`Megan's law' murder puts public on trial

Mary Dejevsky
Thursday 08 May 1997 23:02 BST

An emotionally charged murder case that went to trial this week in Trenton, New Jersey, has commanded American national attention over and above that accorded even to a particularly poignant child murder. It had made history - and law - well before the trial opened, and what is at stake is not just the life of the alleged killer, but the fate of a highly popular, but increasingly controversial, piece of legislation.

The defendant is Jesse Timmendequas, 36, who is additionally charged with kid- napping and sexual assault. The seven-year old victim is known across the US only as "Megan", and the law that her killing inspired requires courts to inform local people when a convicted sex offender is released or paroled into their community.

On 29 July 1994, Megan Kanka is said to have knocked on the front door of Timmendequas, a recently-arrived neighbour, and asked to see the puppy he had just acquired. He invited her in. In the words of the prosecution lawyer, "Unsuspecting, trusting, seven-year old Megan walked into the defendant's house ... She would never walk out."

Her mother said that at first she had been unconcerned about her daughter's disappearance because "this is such a nice neighbourhood". But her illusions had been shattered when police showed her pieces of her daughter's clothing that had been found in the dustbin of the house opposite - where Timmendequas lived.

He is said to have led police to a nearby park where they found Megan's body. Several statements and a signed confession eventually followed. If convicted, he could face the death penalty.

The subsequent revelation that Timmendequas already had two convictions for sex offences provoked fury in the quiet suburban district of Hamilton Township, and Megan's mother led a campaign to require the authorities to notify neighbours when a convicted sex offender moves in. The campaign developed into a national crusade, and 41 states followed New Jersey's lead in passing "Megan's laws".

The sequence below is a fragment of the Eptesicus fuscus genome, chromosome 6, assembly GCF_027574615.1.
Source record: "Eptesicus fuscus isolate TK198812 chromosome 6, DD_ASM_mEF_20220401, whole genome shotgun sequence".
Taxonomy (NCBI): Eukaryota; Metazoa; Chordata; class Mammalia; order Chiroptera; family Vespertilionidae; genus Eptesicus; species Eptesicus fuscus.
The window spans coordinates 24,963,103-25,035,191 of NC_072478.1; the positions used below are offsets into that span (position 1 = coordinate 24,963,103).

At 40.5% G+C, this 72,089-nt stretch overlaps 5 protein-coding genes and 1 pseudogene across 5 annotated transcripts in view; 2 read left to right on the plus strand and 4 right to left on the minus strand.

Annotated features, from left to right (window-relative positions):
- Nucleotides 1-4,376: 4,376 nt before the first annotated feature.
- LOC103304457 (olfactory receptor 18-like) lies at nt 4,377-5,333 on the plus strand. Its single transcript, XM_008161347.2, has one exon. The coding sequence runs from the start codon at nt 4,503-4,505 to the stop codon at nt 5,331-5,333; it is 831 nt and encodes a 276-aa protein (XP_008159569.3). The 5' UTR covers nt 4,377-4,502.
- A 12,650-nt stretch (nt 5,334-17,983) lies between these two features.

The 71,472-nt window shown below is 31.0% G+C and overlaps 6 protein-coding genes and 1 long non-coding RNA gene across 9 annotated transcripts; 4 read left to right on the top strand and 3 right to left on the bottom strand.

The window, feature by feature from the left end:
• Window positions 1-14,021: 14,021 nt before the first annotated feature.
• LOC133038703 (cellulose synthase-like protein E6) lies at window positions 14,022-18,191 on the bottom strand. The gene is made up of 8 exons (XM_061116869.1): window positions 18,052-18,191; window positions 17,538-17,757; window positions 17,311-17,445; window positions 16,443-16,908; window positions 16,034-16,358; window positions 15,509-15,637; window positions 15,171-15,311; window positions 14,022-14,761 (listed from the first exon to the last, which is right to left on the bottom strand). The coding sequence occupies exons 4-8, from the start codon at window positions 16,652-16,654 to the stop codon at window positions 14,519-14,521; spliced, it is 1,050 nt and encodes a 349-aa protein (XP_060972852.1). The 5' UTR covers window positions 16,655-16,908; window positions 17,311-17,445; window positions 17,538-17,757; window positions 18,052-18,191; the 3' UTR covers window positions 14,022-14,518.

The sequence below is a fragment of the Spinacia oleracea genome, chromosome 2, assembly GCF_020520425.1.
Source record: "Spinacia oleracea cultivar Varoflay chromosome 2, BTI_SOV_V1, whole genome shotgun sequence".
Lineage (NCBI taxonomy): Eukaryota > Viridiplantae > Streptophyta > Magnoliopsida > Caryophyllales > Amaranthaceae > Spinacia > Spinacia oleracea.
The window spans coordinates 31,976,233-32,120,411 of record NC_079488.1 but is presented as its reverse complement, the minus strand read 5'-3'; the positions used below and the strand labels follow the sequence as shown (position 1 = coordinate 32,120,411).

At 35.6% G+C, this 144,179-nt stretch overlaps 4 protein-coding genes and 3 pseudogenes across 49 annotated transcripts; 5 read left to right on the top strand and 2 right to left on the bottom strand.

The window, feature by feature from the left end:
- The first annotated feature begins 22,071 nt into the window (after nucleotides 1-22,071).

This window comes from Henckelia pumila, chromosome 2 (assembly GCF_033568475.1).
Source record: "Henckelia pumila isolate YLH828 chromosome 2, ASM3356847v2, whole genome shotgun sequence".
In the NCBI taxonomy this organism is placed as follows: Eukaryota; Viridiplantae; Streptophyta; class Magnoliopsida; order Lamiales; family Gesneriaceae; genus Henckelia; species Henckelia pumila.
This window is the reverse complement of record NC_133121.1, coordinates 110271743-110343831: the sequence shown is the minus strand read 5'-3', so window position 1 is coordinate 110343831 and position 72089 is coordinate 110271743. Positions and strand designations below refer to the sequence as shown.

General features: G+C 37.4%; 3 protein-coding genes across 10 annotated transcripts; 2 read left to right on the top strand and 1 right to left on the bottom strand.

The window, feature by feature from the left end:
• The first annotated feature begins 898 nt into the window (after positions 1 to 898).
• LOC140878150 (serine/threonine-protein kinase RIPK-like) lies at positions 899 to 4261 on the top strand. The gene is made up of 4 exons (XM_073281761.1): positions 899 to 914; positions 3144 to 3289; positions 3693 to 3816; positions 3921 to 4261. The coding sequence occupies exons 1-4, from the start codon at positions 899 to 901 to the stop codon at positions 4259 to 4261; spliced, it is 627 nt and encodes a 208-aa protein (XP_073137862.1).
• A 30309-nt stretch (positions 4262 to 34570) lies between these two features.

The exact provisions of the laws vary, but they all permit - or require - neighbours to be told when anyone who has a conviction for a sex offence settles nearby. They augment a requirement for sex offenders in all states to be registered with the police.

This week's trial has revived all the passion and outrage that was unleashed by Megan's murder. But there is also a sense in which it has come only just in time for the law's supporters. In eight states, including New Jersey, the "Megan's laws" are currently on hold: they are on the statute book but not being enforced because legal challenges are pending. Released sex offenders must register with the police, but there is no obligation to make their place of residence public.

The legal challenges reflect the gathering strength of a reverse campaign that was launched when the sweeping effects of the new law started to become apparent. Those joining the backlash included not only civil liberties activists and people concerned with privacy, but also some of the very state legislators who had helped pass the original "Megan's laws".

They say they underestimated the strength of popular anger and revulsion where sex offenders are concerned. They had not expected, they said, that requiring released sex offenders to register their addresses and supplying the information to neighbours would mean - with rare exceptions - that the individual concerned would become an outcast, unable to settle anywhere for long, unable to start a new life even though he had served his sentence.

Some say the legislators' miscalculation only illustrated how far officialdom was out of touch with popular opinion. One well-documented case is that of a former offender who settled in Orange County, California. Neighbours were alerted to his presence by police leaflets giving his picture and warning: "a serious sex offender has been released into the community". People were advised to protect themselves and their children. Not only did they do that, but also they photocopied the leaflets, posted them on lampposts, and organised protests.

The former offender was hounded from his first new neighbourhood by public demonstrations, placards and graffiti. He received death threats and lost his job. He found a new flat, but the manager terminated his lease whenhis identity was reported.

In one district of Georgia, names were publicised in public libraries - and then broadcast on local radio. New Mexico is proposing to post the names and social security numbers of offenders on the Internet.

Some of those now trying to change the law argue that sex offenders will simply choose to flout the law on registration if they are made outcasts. Others say that more general warnings could be issued in the neighbourhood, without pictures or addresses. Some of the "Megan's laws" anyway require notification only in the case of "high-risk"offenders.

In time, the rights of children to protection and the constitutional rights of individuals to privacy are likely to be weighed against each other in court. Until then, the balance will remain uncertain, but the odds that Jesse Timmendequas will ever benefit from a revised law look slim.

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